The titanium dioxide (TiO2) complexes are widely investigated for their striking and multipurpose capabilities. The TiO2 key feature lies in its photocatalytic activity for several reactions of social (bioengineering, environmental and artistic protection, pollution containment) and commercial (photovoltaic, alternative-energy, gas sensing) interests. The possibility to enhance specific reactions at the nanoscale by a fine tuning of the nano-sized single crystals properties boosted in the last decade the scientific research. Thus a theoretical understanding of the fundamental properties of TiO2 nanocrystals became necessary to predict and expedite the experimental effords.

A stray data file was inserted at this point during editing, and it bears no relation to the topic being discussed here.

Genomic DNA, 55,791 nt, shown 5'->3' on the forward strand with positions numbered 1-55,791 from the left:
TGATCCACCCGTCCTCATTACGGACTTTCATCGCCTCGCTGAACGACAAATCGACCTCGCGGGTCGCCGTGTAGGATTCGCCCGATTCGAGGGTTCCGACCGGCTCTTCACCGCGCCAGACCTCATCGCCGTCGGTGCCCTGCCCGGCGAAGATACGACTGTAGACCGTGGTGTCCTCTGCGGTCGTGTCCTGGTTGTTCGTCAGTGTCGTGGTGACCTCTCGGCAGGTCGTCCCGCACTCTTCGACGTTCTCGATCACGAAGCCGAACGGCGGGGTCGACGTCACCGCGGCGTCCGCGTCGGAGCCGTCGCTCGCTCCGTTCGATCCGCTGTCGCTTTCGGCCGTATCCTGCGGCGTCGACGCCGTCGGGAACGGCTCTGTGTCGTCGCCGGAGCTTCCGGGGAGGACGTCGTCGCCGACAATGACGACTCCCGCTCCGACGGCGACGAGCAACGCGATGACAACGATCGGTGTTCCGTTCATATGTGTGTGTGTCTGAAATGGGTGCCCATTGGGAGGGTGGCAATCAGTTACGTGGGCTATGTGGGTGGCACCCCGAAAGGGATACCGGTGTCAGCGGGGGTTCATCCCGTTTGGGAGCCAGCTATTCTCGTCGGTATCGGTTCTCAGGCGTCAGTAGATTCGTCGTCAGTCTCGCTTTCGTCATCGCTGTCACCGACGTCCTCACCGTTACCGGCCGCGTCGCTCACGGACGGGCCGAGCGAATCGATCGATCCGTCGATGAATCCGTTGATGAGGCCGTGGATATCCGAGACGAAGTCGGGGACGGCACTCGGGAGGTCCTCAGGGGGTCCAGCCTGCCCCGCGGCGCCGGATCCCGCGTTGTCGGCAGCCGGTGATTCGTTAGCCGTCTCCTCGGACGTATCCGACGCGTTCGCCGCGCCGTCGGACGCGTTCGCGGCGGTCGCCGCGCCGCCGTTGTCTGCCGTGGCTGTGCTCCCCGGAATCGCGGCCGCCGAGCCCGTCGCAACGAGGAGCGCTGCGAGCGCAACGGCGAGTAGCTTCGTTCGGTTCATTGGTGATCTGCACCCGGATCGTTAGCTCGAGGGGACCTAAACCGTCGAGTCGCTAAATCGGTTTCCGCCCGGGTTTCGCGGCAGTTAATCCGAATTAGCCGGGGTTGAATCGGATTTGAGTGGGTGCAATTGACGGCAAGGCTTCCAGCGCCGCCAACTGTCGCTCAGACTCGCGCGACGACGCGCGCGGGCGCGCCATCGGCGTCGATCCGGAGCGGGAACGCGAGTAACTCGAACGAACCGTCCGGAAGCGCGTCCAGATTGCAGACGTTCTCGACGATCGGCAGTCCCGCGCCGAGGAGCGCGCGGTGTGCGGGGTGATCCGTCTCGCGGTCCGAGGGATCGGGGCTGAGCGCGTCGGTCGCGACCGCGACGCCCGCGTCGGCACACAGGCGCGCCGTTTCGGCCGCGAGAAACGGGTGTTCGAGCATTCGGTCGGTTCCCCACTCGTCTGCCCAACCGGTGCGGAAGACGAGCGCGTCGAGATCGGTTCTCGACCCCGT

We present here a characterization of TiO2 0D nanoclusters and 1D nanowires in the framework of ab initio DFT calculations. Based on both theoretical and experimental evidences we defined a stoichiometric TiO2 NC by modifying a perfect bipyramidal morphology and then used this NC as a chain repetition unit in the NW. We analyzed the effect of the surface coverage by functionalizing dangling bonds with simple adsorbates (dissociated water and hydrogens) modeling two acidic environments. These terminations are important to model the basical interactions of TiO2 nanosystems with the hydration sphere, which is always found to surround the nanosamples and toaffect their photocatalytic activity. We thus address the electronic reorganization and the surface weight in determining the global features of the nanostructures. The structural reconstruction is found to depend on the surface coverage and the experimental evidences on the structural variations can be explained by a topological analysis of the Ti-O bonds. Quantum confinement effects in the electronic properties are observed through the bandgap widening and the discretization of the energy distribution, but the surface competes to determine the energy dispersion of the electronic levels. The hydrogenated nanocrystals do show occupied levels at the bottom of the coduction bands, thus leading to metallic nanowires in one dimension. Whereas in the hydrogenated cluster such levels present a localized charge distribution with respect to the whole structure and they are also similar for the atomic orbital character and energy position to the defect states obtained by oxygens desorption. From the analysis of the electronic density of states we found that Ti-H bonds induce in-gap states above the valence bands, whereas hydration leads to occupied states that shift the valence bands to lower binding energies. Formation energy calculations reveal that surface hydration leads to the most stable nanocrystals, in agreement with the experimental findings that water coverage stabilizes the surface.